It is the intention of the persons named as proxies to vote for the election of the one nominee as a Class 3 director. In the unanticipated event that the nominee should be unable to serve, the persons named as proxies will vote the proxy for such substitute, if any, as the present Board of Directors may designate or to reduce the number of directors. The nominee has not been nominated pursuant to any arrangement or understanding with any person.
The following table sets forth certain information with respect to the nominee, including the year in which the nominee's term would expire, if elected, and with respect to each of the Class 1 and Class 2 directors whose terms will continue after the Meeting. The nominee for Class 3 director is indicated by an asterisk. YEAR TERM PRINCIPAL OCCUPATION, EXPIRES, BUSINESS EXPERIENCE DIRECTOR IF ELECTED, NAME AGE AND OTHER DIRECTORSHIPS SINCE AND CLASS ---- --- ----------------------- -------- ----------- *George S. Kariotis(1).. 72 Chairman of the Board and Director of 1962 1998 the Company. Class 3 Arthur Pappas........... 59 Founder of Datel Systems, Inc., a 1988 1997 manufacturer of data conversion Class 2 products, Power General Corporation, a manufacturer of switching power supplies, and Metra-Byte Corporation, a manufacturer of measurement and control products for personal computers. Martin J. Reid(2)....... 53 President and Chief Executive Officer 1985 1996 of the Company. Class 1 Raymond Shamie(3)....... 74 Former President, Shamie Management 1985 1997 Corporation, an investment management Class 2 and consulting company. Sidney Topol(4)......... 70 Director of Scientific-Atlanta, Inc., a 1992 1996 manufacturer of satellite Class 1 communications and cable television equipment, Director of Wandel and Golterman Technologies, Inc., a manufacturer of test instruments, President of The Topol Group, Inc., a consulting company, and Chairman, Massachusetts Telecommunications Council. - --------------- (1) Mr. Kariotis was Chairman of the Board and Chief Executive Officer from 1962 when the Company was founded until 1978, and from 1974 to 1978, he was also Treasurer of the Company. From 1979 to 1983, Mr. Kariotis was the Secretary of Manpower Development and Economic Affairs for the Commonwealth of Massachusetts. He was re-elected Chairman of the Board in 1983 and Chief Executive Officer in 1985. Mr. Kariotis resigned as Chief Executive Officer in July 1986 while he campaigned for public office. He was re-elected Chief Executive Officer in November 1986 and served in that capacity until May 1991. (2) From 1975 to 1981, Mr. Reid was a Vice President of the Company, and from 1981 to 1985 he was a Senior Vice President of the Company. Mr. Reid was elected President and Chief Operating Officer in 1985 and was elected acting Chief Executive Officer in July 1986. He relinquished that position and resumed his position as Chief Operating Officer in November 1986. Mr. Reid was promoted to the position of Chief Executive Officer in May 1991.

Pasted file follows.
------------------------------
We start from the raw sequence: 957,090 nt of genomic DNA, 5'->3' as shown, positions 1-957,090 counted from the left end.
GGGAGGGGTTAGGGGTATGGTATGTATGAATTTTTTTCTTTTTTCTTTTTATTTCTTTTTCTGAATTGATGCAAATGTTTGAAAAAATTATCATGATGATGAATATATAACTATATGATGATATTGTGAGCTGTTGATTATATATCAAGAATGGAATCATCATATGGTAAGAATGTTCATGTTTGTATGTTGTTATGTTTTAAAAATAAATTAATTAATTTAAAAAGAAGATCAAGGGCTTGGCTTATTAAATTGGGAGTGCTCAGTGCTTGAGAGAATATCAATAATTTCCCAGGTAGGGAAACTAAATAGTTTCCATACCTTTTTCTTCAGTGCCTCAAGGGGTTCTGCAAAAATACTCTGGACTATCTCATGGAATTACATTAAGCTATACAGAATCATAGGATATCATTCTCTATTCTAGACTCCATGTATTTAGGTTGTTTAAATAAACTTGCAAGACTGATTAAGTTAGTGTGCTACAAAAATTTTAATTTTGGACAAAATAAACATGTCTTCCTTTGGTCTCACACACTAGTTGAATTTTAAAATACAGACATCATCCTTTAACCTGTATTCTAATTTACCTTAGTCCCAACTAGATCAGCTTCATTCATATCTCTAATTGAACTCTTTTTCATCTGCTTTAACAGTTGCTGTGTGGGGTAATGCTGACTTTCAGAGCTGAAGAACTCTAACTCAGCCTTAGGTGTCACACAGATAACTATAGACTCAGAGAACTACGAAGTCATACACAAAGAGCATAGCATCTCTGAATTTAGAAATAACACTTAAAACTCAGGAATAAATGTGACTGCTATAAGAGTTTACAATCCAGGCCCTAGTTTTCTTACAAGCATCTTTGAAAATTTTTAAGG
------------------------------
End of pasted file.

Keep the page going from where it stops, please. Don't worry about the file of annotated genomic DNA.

(3) Mr. Shamie was President of Shamie Management Corporation from 1986 to 1995.
Prior to 1986, Mr. Shamie was Chairman of the Board and Chief Executive Officer of Metal Bellows Corporation.
(4) Mr. Topol was President of Scientific-Atlanta, Inc. from 1971 to 1983, Chief Executive Officer from 1975 to 1987 and Chairman of the Board from 1978 to 1990. Prior to 1971, Mr. Topol held various executive positions with Raytheon Company for 22 years.
MEETINGS OF THE BOARD OF DIRECTORS
During the fiscal year ended April 2, 1995 the Board of Directors held six meetings. Each director attended at least 75% of the aggregate number of meetings of the Board of Directors and of committees of which they were members.
During the fiscal year ended April 2, 1995, the Audit Committee of the Board of Directors, currently composed of Mr. Pappas and Mr. Topol (who replaced Mr. Cameron on the Audit Committee following his resignation), held one meeting. The functions performed by the Audit Committee included recommending to the Board of Directors the engagement of the independent auditors, reviewing the scope of the proposed audit, reviewing the scope of internal controls and reviewing the implementation by management of recommendations made by the independent auditors.